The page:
A federal judge gave approval Wednesday to a lawsuit that has the potential to award nearly $1 billion to former National Football League players affected by concussions.
The league expressed delight — despite some player disgruntlement — that the 65-year deal, which it says will benefit thousands who are struggling among the league’s roughly 22,000 current retirees, got the nod from U.S. District Judge Anita Brody.
Assuming no appeals are filed, the benefits process would open this summer, the players’ attorneys said. But they warned that appeals would delay that process for months, if not years.
And that might be the rub. The NFL wanted the agreement to cover all of the league’s retired players, but more than 200 have opted out so they can continue to battle the league in court.
Critics believe the settlement, first agreed upon 20 months ago, allows the NFL to exclude too many ailing players and lacks impact because there is no minimum payout requirement, other than $112 million to the attorneys who orchestrated the deal.
Paul Krause, a Hall of Fame safety for the Vikings, declined to be part of the settlement.
“The older players didn’t have a chance,” said Krause, 73. “I opted out because there’s nothing in there for the old guys.
“Once you scratch below the surface, a lot of guys should have opted out. There’s no help there for us.”
The NFL has said it expects about 6,000 of current retired players to develop Alzheimer’s disease, amyotrophic lateral sclerosis (Lou Gehrig’s disease) or dementia. Under the settlement, payouts would average $190,000, with younger players with specific diagnoses getting up to $5 million.
Jeff Pash, NFL executive vice president and general counsel, said: “As a result of the settlement, retirees and their families will be eligible for prompt and substantial benefits and will avoid years of costly litigation that — as Judge Brody’s comprehensive opinion makes clear — would have an uncertain prospect of success.”
In a 132-page opinion, Brody called the deal “fair, reasonable and adequate.” Monetary awards will be determined on a sliding scale based on a player’s seasons in the NFL, age at diagnosis and other criteria.
The principal concern for critics is that chronic traumatic encephalopathy (CTE) symptoms in living players won’t be covered, and that there is no compensation for future diagnoses of CTE. There is not yet an acceptable method of testing for CTE in a living brain.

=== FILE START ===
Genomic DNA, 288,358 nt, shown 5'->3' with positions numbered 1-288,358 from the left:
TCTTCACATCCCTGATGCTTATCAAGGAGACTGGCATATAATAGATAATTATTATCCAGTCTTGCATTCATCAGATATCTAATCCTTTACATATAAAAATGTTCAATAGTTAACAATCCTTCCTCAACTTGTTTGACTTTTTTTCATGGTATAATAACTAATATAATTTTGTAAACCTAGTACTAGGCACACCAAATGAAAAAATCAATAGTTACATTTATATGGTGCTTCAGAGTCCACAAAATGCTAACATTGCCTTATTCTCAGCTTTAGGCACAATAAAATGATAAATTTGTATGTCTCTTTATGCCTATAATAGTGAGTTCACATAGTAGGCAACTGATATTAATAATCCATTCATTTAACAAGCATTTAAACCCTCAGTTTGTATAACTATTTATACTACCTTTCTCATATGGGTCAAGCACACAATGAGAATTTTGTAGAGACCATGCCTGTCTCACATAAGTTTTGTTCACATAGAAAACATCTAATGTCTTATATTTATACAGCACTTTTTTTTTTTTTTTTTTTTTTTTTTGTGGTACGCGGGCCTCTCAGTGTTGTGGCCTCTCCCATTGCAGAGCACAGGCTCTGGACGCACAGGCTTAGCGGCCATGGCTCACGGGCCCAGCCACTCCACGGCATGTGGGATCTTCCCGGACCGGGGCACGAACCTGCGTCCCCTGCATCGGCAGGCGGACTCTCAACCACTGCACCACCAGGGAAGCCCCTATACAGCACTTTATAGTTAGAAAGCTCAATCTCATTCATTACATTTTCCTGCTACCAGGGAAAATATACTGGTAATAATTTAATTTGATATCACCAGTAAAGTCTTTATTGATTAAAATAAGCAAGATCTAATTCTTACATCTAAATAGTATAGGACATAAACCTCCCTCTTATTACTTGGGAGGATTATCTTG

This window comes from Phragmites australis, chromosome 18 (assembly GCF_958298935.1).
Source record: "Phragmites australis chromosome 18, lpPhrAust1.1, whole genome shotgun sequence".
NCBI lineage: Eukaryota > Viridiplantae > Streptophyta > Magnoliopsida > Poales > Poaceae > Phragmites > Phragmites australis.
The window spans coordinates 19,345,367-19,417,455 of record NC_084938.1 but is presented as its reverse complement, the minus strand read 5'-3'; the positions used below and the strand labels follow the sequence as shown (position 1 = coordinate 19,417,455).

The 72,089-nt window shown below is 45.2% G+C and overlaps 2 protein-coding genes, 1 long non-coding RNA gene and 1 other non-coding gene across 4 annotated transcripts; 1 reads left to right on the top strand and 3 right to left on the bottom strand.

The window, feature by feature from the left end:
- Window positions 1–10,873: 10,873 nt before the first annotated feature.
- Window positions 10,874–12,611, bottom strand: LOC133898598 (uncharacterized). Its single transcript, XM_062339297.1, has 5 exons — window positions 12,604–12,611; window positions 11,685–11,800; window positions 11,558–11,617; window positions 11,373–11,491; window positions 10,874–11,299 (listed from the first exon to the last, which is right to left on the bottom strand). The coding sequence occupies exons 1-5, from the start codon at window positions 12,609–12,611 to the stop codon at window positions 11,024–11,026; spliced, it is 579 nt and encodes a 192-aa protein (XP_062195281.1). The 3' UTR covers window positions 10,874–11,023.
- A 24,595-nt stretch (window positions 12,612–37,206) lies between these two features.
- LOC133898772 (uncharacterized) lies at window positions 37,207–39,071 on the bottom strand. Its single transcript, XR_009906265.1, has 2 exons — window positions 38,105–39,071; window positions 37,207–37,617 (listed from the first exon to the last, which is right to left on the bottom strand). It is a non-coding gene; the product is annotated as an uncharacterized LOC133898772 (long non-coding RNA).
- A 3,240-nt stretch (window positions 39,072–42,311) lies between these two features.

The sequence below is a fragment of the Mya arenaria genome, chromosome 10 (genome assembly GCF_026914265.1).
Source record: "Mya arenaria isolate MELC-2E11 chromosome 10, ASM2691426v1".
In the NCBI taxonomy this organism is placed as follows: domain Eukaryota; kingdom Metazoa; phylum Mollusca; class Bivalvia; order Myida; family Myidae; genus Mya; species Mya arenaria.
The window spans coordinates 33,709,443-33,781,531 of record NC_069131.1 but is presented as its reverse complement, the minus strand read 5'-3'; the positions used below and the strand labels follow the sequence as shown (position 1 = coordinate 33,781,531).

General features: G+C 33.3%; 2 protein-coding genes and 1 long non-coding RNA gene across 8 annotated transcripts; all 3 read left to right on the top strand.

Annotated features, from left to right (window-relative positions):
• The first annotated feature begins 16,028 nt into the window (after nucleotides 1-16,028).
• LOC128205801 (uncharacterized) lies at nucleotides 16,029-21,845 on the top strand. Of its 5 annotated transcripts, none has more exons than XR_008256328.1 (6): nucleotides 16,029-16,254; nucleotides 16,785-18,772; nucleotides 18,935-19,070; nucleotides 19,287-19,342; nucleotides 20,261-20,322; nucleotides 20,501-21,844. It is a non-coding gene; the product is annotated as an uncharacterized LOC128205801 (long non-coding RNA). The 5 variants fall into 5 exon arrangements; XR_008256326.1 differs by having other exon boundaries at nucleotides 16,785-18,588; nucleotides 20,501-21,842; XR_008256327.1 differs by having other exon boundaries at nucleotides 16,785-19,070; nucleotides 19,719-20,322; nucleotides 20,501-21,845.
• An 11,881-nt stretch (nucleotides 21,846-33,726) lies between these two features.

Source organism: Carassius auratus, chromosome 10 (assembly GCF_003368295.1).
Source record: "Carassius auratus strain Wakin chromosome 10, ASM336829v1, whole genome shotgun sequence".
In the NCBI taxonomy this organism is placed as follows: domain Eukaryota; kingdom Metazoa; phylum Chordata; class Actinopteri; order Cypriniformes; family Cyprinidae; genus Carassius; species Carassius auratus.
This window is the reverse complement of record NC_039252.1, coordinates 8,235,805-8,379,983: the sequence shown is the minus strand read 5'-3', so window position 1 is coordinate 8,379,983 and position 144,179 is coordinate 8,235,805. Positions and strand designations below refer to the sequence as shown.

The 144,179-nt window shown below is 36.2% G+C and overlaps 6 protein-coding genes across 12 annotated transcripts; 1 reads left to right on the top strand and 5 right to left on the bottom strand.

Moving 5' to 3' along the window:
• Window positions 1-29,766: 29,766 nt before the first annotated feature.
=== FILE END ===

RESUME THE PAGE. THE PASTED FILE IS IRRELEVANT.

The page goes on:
“The league thinks they’re going to outlive all of us, so they really don’t have to care,” Krause said. “When a guy played 10, 15 years in the league and he’s 72 or 73 years old and he has CTE, his future is not really too bright. And they don’t care.”
Former Vikings guard Brent Boyd, part of the settlement, still criticized it Wednesday, calling the league “sinister.”
“It was very perilous to opt out,” said Boyd, 58. “Some of us aren’t going to live long enough to fight the NFL. And we don’t have the money to fight the NFL. They have skyscrapers filled with attorneys and all the time in the world. It all comes back to a phrase I coined in Congress years ago: ‘Delay, deny and hope we die.’ That’s the NFL’s unofficial strategy for dealing with guys who built this league.
“I am disappointed because it’s not a concussion settlement. It’s a Lou Gehrig’s settlement. A Parkinson’s settlement. The guys with all the symptoms of CTE, their families aren’t going to get squat.”
Brody is expected to have jurisdiction over the cases of plaintiffs who opted out of the settlement, and will likely have cases overturned by appeals court revert to her. In a trial, the players would also have had to prove that the concussions they received in the NFL led to their current conditions, a major hurdle given the lack of documentation. Under the current deal, players will not have to document that they had any concussions to be eligible for a payment, the lawyers said.
Ex-players who want to file a claim must do so within 180 days of receiving notice the settlement is in effect.
Former Vikings linebacker Matt Blair, 64, has been the face of the lawsuit locally because of his willingness to talk openly about his battle with possible early onset dementia. Blair played despite concussions, and was even hospitalized midweek between starts after a particularly severe concussion.
“I’ve been paying the bills to get things checked on for a while now — if I can get that covered, that would help,” he said Wednesday. “I know the players today have all the money they could need. I don’t have the kind of money they have today.
“It’s OK, as long as they help me pay the bills and make sure my wife and family is taken care of if anything was to happen to me.”
News services contributed to this report.